To live is to create – and create often. At Style.No.Chaser, we believe art and genuine creativity are essential to daily survival, and Randy Scott Slavin completely embodies that concept. Slavin has applied his artistic abilities in several different forms – photography, film, music videos, commercials – and in each lane, he has added a personal touch of edginess, style and brave innovation. In his still unfolding career, he has directed videos for acts like The Foo Fighters, Hesta Prynn and Alabama Shakes, and his continuing “Alternate Perspectives” panoramic photography series is opening new doors of recognition for this proven artist.
See our feature below:
“I found Alternate Perspectives by delving into a tangent of a tangent …”
Where are you originally from and when did you first realize you had a knack for photography and directing visuals? What came first – was it photography or dabbling in video?
I’m a life-long New Yorker. I grew up on Long Island and moved to Manhattan after high school. At 18 I got my first hi-8 camcorder and shot virtually everything. I went to NYU for media studies and it was there that I took my first film classes. I guess it was a bit of formal training but they were more like “here’s a camera, go shoot”
What do you consider as your first big break in both photography/video?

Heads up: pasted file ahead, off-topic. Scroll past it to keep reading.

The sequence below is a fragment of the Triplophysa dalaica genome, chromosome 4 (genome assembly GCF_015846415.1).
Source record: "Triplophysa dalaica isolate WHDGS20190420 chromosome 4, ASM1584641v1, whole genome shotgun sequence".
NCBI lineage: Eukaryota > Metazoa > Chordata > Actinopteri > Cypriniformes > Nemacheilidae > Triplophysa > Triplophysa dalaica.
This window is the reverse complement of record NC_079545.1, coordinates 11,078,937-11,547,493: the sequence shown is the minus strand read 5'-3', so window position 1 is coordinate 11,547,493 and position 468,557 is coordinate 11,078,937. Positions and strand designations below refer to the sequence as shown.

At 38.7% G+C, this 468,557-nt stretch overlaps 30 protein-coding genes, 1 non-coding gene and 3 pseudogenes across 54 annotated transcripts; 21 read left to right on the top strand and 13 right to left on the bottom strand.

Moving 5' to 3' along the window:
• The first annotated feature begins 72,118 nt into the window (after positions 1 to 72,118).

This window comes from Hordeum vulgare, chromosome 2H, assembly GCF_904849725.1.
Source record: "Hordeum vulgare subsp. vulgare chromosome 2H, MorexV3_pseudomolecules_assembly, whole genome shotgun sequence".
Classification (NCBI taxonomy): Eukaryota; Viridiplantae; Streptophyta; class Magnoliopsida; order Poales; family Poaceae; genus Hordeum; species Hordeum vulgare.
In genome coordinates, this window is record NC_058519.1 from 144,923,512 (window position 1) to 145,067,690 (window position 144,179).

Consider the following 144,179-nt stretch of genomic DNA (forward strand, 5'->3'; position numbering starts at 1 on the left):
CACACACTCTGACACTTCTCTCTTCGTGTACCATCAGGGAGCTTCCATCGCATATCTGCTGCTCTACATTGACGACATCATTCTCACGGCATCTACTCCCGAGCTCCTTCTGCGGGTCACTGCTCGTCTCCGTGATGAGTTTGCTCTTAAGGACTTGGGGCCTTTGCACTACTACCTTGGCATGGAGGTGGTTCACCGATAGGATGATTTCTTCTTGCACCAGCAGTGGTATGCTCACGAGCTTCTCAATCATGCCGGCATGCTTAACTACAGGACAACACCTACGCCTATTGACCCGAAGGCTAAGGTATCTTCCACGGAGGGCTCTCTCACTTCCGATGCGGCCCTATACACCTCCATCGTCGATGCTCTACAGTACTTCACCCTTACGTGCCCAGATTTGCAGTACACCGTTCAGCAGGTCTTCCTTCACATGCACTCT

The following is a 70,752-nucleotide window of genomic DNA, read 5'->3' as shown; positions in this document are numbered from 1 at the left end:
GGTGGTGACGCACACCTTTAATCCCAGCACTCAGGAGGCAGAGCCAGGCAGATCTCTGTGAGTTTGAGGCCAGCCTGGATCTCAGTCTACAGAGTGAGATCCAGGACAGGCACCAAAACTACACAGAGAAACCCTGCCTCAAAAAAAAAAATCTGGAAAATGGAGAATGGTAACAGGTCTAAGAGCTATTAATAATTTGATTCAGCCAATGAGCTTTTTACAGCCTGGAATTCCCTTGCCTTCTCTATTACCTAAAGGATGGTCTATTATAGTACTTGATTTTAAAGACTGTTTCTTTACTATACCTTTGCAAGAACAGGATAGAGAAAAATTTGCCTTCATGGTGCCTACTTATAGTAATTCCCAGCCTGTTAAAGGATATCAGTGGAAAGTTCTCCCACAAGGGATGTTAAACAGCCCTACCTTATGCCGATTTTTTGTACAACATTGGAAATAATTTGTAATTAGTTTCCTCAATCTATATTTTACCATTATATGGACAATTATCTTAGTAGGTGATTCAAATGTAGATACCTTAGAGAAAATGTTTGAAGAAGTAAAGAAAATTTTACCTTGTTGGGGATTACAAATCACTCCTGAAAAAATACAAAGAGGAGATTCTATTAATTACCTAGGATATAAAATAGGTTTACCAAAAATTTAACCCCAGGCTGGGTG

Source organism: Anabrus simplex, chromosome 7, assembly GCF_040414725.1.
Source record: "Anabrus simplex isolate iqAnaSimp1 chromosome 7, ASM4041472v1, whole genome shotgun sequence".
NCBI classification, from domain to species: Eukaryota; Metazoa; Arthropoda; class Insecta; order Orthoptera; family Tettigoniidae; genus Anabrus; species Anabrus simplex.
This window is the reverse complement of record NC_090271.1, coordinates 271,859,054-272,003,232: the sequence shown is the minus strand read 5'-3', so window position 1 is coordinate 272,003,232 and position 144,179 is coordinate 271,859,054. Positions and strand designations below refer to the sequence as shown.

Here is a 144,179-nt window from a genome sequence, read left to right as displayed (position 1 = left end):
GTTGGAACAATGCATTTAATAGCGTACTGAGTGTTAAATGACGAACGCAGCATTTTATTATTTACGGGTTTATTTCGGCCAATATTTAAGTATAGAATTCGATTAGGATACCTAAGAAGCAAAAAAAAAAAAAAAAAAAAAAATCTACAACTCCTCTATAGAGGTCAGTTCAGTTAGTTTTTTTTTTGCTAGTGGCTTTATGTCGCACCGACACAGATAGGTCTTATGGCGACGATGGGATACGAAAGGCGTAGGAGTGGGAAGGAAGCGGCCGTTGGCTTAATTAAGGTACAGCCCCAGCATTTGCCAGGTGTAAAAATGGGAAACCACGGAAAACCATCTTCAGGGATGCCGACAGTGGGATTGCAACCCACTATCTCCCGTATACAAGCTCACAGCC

My first big break was when I won the Special Jury award at SXSW for my music video “Temporarily in Love.” It really kicked my career into gear and got my work seen.
Every auteur/director has a certain signature – what would you say is your artistic signature?
Edgy yet accessible.
Of all the music videos, you’ve ever directed, which one was the most fun and challenging to do?
That’d have to be Hesta Prynns “Can We Go Wrong”. The majority of the video was shot with just the two of us in Central Park at the ass crack of dawn over a two week period. It was fun because we had great chemistry (as evidenced by the fact that she’s now my wife) but it was also challenging as hell. We had to take 13 thousand still frames to complete the video. The technique of live action stop motion is tedious and can be really treacherous on the talent. Each frame has to be shot separately and it just takes lots of time and patience. Thankfully she really trusted in what I was doing. I think that the director’s most important skill, aside from having a vision, is making the talent comfortable enough in what you are doing for/with them so that they can give 100%. Without 100% on all sides, without everyone working to make something absolutely special you just get some pedestrian and forgettable bullshit. That doesn’t interest me when making art projects (which I consider music videos to be)